Since the 1970s, this former pasta factory in the student-y eastern district of San Lorenzo has been a point of reference for the city's contemporary and experimental artists. Now the upper-floor exhibition spaces have been complemented with a street-level wine bar/restaurant to cater to the cool and creative set. The decor is retro industrial, the vibe very laid-back, with one corner of the huge room dedicated to comfy armchairs and sofas for drink-in-hand lounging and the rest uncluttered with well-spaced tables. Up-and-coming chef Stefano Preli works the spectrum from traditional Roman to more creative experiments (roast suckling pig with hazelnut purée and spicy fruit, smoked duck breast with coconut milk and caramelized grapes), most of which are successful. From aperitivo hour (with bar snacks) through dinner, the clientele here is well-heeled and fashion-conscious; the ambience at lunchtime is more relaxed.—Lee Marshall
Open Tuesdays through Fridays 12:30 to 3 pm and 8 pm to 1:30 am, Saturdays 7 pm to 2 am, and Sundays 12:30 to 3 pm and 8 pm to 1:30 am.
43 Via della Meloria
Tel: 39 06 3974 5416
If hours of admiring the priceless masterpieces of the Vatican Museums has you craving a humble piece of pizza, you'll be grateful for this tiny to-go outlet, hidden away on an anonymous street less than ten minutes' walk from the museum entrance (walk down the steps to Piazza Santa Maria delle Grazie, take your first left, then your first right). Gabriele Bonci, a young chef expert in the use of flours and leavens, lets his pizza dough rise for 72 hours, and sells it by weight. The fresh, organic toppings include treats like wild asparagus; pesto and eggplant; and buffalo mozzarella, cherry tomatoes, and anchovies. Bonci also bakes bread: The rye loaf and sourdough are both particularly good—and long-lasting.
34 Via dei Chiavari
Campo De' Fiori
Tel: 39 06 686 4045
Near Campo De' Fiori (a magnet for young Romans at night), the Roscioli family has turned their long-standing bakery and grocery store into destinations for food and wine aficionados. For our money, it's the bakery-diner side of the operation in Via dei Chiavari that works best, rather than the deli-restaurant in Via dei Giubbonari, where the wine and food is top-notch but the service is on the unpleasant side of frosty. Not so in the forno, a friendly, bustling neighborhood bakery where you can get a slice of pizza to go, or come lunchtime, perch at a few bar-height tables to sample daily specials like lasagna, involtini, or meatballs: A generous single dish plus a glass of wine will set you back about $14.
Open Mondays through Saturdays 12:30 to 3 pm.
25 Via Luigi Settembrini
Tel: 39 06 323 2617
Settembrini proves that chic design can go hand in hand with friendly service, good food, and reasonable prices. Not far from the media hub of Piazza Mazzini (state broadcaster RAI has its offices nearby), this multipurpose diner morphs throughout the day: late-morning panino bar to smart buffet lunch stop, afternoon tearoom to early-evening wine bar to full-on tête-à-tête restaurant. Roman chef Luigi Nastri insists on only the freshest, best-quality ingredients, from just-landed Puglian fish to Gerardo di Nola pasta. Dishes like the marinated beef fillet with couscous and steamed vegetables show him at his creative best. The ever-changing wine list, strong on carefully selected small Italian wineries, is a real treasure.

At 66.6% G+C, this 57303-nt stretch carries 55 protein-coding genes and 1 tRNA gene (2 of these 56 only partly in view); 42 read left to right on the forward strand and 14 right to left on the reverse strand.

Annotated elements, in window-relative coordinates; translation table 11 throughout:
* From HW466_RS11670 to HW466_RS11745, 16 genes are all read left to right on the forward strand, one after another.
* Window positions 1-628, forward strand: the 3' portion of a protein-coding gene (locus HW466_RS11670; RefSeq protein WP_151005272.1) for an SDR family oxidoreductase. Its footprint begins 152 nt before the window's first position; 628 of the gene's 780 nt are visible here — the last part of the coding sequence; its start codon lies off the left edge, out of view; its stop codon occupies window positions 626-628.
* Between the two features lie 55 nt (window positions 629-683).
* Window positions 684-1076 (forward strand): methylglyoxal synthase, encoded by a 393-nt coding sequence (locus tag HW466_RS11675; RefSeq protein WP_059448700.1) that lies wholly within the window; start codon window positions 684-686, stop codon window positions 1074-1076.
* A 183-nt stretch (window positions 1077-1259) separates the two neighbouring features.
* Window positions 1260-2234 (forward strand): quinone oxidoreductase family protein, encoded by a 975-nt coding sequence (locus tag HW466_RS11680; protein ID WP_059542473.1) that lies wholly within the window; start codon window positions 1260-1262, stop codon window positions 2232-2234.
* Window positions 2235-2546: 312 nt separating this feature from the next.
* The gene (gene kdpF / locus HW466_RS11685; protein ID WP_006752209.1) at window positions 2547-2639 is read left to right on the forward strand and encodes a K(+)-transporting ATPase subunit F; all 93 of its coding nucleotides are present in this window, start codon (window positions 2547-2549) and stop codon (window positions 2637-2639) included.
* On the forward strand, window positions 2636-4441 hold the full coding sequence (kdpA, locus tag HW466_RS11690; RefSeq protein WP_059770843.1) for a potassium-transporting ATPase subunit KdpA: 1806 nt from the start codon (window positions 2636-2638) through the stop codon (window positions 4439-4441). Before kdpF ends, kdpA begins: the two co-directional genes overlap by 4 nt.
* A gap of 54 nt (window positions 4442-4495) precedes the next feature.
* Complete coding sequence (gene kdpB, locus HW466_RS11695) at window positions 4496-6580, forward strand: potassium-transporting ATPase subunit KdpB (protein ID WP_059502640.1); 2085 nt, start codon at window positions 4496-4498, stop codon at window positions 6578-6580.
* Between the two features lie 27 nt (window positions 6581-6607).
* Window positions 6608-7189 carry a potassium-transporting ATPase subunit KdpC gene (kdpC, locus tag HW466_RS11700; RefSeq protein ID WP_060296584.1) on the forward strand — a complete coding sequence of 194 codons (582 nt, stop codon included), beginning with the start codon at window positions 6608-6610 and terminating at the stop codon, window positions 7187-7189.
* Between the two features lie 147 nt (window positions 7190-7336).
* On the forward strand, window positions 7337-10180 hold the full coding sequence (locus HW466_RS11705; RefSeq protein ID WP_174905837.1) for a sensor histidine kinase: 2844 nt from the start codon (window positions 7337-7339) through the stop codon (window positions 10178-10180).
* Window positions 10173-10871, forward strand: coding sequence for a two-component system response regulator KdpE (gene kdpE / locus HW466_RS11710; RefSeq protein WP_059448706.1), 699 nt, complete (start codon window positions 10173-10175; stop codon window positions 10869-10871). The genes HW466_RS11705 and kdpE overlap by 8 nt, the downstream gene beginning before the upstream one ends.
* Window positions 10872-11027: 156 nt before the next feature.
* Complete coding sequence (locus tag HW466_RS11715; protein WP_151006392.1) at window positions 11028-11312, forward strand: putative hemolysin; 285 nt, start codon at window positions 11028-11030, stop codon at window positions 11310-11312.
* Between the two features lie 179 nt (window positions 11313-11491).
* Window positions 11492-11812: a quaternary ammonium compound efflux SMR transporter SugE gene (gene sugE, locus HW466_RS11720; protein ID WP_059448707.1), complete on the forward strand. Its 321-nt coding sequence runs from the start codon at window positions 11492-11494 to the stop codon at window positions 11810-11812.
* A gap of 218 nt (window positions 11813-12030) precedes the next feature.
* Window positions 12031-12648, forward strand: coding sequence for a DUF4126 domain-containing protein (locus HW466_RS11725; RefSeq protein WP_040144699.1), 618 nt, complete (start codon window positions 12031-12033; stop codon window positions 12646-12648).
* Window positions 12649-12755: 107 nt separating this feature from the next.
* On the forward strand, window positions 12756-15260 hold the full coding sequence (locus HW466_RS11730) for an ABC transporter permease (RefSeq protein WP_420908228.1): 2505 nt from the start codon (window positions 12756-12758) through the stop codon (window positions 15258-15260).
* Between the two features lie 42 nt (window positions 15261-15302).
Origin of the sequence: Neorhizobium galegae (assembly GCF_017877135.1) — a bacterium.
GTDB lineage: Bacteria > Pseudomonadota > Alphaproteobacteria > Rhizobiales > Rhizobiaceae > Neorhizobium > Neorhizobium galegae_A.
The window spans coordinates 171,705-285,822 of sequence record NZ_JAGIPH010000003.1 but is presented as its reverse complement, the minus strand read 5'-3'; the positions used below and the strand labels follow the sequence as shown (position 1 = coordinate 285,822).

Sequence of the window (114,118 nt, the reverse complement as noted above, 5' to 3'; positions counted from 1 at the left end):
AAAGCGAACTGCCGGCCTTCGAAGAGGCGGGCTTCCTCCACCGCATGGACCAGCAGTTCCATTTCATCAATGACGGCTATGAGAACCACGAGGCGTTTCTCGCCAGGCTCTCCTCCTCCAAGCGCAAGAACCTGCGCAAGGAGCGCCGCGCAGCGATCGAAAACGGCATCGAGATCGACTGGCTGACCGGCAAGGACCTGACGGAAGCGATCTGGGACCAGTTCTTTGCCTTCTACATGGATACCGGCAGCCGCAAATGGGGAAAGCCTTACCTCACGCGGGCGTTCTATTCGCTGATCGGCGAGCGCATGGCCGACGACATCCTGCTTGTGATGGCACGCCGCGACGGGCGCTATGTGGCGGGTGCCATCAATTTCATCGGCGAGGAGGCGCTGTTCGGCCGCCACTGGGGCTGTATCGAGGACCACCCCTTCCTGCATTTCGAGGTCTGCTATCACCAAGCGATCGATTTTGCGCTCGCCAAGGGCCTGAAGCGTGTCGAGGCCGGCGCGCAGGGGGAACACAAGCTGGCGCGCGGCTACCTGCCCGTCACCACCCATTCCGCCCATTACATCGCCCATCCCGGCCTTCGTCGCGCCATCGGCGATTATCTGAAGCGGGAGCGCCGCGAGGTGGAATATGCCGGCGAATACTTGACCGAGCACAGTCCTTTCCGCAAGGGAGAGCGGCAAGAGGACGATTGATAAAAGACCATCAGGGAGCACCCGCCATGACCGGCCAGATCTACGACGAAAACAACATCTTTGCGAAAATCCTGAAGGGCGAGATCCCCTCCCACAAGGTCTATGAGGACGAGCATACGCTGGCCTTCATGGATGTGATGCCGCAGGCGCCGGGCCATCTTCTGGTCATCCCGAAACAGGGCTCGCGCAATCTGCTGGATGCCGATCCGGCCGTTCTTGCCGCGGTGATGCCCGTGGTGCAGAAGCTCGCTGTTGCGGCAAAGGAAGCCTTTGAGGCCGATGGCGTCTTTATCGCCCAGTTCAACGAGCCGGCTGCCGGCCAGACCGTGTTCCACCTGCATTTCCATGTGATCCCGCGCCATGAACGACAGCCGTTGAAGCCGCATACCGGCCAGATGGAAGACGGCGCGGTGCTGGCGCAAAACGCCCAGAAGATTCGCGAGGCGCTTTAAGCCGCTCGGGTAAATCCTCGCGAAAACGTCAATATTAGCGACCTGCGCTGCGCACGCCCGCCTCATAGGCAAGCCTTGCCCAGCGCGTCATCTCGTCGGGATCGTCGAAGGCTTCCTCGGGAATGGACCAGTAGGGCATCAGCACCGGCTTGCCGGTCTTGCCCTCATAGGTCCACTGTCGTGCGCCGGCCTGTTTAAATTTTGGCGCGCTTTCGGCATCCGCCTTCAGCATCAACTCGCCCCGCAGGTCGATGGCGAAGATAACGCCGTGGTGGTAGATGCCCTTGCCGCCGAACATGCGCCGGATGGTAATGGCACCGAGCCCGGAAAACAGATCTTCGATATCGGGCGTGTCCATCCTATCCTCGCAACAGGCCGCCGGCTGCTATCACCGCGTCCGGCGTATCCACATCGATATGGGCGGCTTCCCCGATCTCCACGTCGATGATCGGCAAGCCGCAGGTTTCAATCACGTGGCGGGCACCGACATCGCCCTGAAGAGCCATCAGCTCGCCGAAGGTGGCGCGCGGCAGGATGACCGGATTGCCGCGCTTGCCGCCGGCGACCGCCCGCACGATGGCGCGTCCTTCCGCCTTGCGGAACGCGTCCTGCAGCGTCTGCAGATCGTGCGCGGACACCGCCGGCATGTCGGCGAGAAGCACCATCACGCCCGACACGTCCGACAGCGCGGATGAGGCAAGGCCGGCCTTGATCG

Open Mondays through Saturdays 1 to 3 pm and 8 to 11 pm, September through July.
30 Piazza delle Cinque Scole
Tel: 39 06 687 4216
There's no sign, just a small door with red curtains. Inside you'll find a jumble of wooden tables and a sawdust-covered floor—and homemade pasta, gnocchi, and other comfort food worth the often-long wait. Though Margherita herself has become too old to cook, two assistants who trained at her side for years continue to offer straightforward, traditional food at very reasonable prices: pasta and chickpea soup, tonnarelli cacio e pepe (thick spaghetti with grated cheese and black pepper), fried zucchini flowers, osso buco, and Roman Jewish specialties, including fried artichokes. Be forewarned: The restaurant doesn't take credit cards.
Open Tuesdays through Thursdays and Sundays 12:30 to 3 pm; Fridays and Saturdays 12:30 to 3 pm and 8 to 10:30 pm, September through July.The restaurant sometimes closes on summer Saturdays as well; call ahead to check.
6 Piazza Sant'Egidio
Tel: 39 06 580 6033
This small, unpretentious trattoria has won the hearts of many Romans, and not just because it serves better food than most places in tourist-clogged Trastevere. The restaurant also offers jobs to mentally handicapped youth, who work both as waiters and in the kitchen. The menu features simple, consistently good dishes such as sea bass carpaccio, Tunisian-style couscous, chickpea soup, and fresh cassata and cannoli from Sicily.
Open Mondays through Saturdays 7:30 to 11 pm, September through July.
13A Via di San Vito
Tel: 39 06 446 6573
It's as difficult to get a booking at this tiny upscale trattoria as it is at most of Rome's white linen restaurants. Just up the road from the city's new ethnic hub of Piazza Vittorio, Monti is run by three good-looking brothers from Le Marche, the Adriatic coast region of central Italy that's famous, among other things, for its culinary prowess. The cuisine here is certainly a good advertisement for marchigiano genes: Dishes like tagliolini with anchovies, pecorino cheese, and golden raisins, and a thinly sliced cod carpaccio with red onions and truffles are both ambitious and delicious. In fact, with its contemporary decor, clientele of creative professional types, adventurous menu, and extensive wine list, one might think that there's little of the trattoria about the place—but the warm welcome and commitment to value for money are reassuringly true to the name.
Open Tuesdays through Saturdays 12:30 to 3 pm and 7:30 to 11 pm, Sundays 12:30 to 3 pm. Closed in late August.
60 Vicolo della Torretta
Largo Fontenella Borghese
Tel: 39 06 687 1445
Finding a good spot for a bite of light lunch is not easy in Rome, where a gulf yawns between the sandwich-in-a-bar and the three-course-meal jointswhich makes Vic's a welcome find. In a former vini e olio (wine and oil outletthe sign's still painted above the door) between Via del Corso and the river, this unpretentious eatery offers a small selection of filled savory crepes, plates of cold cuts and cheese, and a huge range of salads from a classic caprese (tomato, mozzarella, and basil) to more exotic options such as radicchio, golden raisins, pine nuts, and Parmesan. Rushed but charming staff serve a packed house of local workers and waistline-conscious shoppers who come here to refuel for less than $30 a head.
Open Mondays through Saturdays noon to 3:30 pm and 7:30 to 10:30 pm.